Saad A. Saad
Graduation time is approaching us, and Rashun Miles sat down with Saad Saad to catch up with him to discuss a few things: life after graduation, reflecting on the time at Columbia and the NECR program, and advice for incoming students. Here is a snippet from the conversation.
Since Capstone, what from the program has remained or "stuck" with you?
I would say what "stuck" with me the most is an enhanced knowledge of conflict analysis and a refined approach towards its resolution. Adopting a framework for understanding conflict has helped me respond to conflicts more effectively by being more patient, controlling my assumptions, and responding reflectively rather than reactively.
Which tools, if any, have you gained from NECR that you utilize in your day-to-day or professional life?
The majority of my time after graduation has been dedicated to working with a small and fast growing Management Consulting firm. I've taken on a role that encompasses facilitating the development of the company, and the tools that I use the most day to day compromise both communication and mediation skills. The growth of the organization often presents conflicts, and NECR prepped me to be able to leverage the multiplicity of perspectives that manifest themselves in our organization and use them constructively for the benefit of all those involved. Facilitating and contributing to discussions that helped us analyze and understand our core, and then operate from that core has really assisted our organization in working together more cooperatively and more effectively.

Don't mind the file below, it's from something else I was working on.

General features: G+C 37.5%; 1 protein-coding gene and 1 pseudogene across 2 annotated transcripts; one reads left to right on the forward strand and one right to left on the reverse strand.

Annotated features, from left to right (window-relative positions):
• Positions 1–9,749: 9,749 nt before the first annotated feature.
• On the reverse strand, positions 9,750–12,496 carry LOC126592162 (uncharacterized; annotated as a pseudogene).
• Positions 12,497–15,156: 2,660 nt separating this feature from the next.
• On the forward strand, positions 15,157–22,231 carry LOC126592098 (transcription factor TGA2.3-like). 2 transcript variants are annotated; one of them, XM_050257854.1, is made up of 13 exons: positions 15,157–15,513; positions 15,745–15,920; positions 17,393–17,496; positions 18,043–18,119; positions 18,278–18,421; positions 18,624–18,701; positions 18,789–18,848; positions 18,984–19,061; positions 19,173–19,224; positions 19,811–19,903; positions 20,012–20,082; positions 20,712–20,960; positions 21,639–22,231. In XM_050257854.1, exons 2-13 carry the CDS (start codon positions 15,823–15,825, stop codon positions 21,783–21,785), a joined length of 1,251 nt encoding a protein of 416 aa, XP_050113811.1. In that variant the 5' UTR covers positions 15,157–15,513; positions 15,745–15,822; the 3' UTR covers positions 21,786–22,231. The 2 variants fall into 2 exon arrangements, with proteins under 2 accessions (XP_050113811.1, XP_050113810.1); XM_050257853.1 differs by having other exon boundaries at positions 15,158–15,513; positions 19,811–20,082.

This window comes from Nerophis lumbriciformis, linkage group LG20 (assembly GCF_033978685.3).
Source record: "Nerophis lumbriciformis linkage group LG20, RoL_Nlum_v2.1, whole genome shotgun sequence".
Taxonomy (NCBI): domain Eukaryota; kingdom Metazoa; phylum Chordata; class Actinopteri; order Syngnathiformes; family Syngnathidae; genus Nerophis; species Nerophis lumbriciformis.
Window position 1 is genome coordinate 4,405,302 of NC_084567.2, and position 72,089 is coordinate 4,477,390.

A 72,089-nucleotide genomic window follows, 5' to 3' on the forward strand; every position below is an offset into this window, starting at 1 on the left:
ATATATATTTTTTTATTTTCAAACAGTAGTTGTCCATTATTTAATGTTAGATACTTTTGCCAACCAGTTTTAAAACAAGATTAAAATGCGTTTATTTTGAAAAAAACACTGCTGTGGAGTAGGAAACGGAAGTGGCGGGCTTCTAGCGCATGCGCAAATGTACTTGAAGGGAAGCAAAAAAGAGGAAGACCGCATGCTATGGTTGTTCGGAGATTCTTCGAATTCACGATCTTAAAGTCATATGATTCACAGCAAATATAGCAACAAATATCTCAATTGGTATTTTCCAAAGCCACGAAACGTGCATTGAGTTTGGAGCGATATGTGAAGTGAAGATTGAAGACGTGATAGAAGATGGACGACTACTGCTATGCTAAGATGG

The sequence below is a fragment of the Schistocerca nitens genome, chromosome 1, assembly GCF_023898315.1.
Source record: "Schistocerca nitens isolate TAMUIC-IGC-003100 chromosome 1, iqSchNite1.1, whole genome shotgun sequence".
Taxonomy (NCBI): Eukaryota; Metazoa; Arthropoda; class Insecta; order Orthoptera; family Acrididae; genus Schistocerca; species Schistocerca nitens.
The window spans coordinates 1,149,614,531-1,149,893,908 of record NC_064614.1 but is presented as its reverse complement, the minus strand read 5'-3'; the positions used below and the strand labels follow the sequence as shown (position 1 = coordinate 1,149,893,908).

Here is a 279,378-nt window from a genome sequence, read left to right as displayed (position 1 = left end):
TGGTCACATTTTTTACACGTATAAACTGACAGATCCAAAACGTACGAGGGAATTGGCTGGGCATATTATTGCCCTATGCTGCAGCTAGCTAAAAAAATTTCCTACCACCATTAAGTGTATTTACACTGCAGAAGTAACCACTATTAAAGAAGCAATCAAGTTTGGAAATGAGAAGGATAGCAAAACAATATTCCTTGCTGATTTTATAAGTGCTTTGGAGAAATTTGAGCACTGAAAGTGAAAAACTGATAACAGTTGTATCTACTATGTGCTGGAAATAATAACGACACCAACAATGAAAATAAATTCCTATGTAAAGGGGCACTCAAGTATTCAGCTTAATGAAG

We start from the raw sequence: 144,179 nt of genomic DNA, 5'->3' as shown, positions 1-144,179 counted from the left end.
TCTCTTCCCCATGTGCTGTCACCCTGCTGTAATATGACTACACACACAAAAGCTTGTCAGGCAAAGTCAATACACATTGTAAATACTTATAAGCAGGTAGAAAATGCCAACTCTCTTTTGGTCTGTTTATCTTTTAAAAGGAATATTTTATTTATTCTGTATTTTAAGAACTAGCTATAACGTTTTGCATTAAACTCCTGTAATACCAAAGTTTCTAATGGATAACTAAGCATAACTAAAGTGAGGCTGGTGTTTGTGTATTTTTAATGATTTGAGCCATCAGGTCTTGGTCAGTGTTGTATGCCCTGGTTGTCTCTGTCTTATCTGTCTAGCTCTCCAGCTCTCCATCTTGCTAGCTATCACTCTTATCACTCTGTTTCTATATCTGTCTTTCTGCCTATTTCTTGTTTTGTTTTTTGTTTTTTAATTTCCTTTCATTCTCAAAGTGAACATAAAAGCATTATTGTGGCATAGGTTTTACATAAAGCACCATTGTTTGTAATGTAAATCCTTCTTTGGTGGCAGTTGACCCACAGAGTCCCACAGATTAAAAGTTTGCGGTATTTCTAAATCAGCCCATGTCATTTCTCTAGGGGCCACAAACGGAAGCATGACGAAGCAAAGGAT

Why NECR at Columbia University?
I chose NECR at Columbia University because of the network that I knew I would be a part of during and after the program. Being a student at this University and living in a city where a lot of international NGO's operate from, I knew I would have the opportunity to build relationships with individuals who would assist me in achieving my career goals and objectives. This was enough incentive to guide me in making the decision to chose the NECR program at Columbia University as home.
What advice would you give to students entering their first semester of the NECR program.
I have two recommendations: Take ownership of your degree, and be proactive in finding opportunities both at Columbia and in NYC. The program will be as applicable to your personal and professional as you make it. Take ownership of your learning, and be sure you are a driving force in facilitating your own education. Both NYC and Columbia University are great places to network and find opportunities applicable to your interests. Be sure you are proactive in seeking opportunities and becoming involved in those relevant to your career and personal development.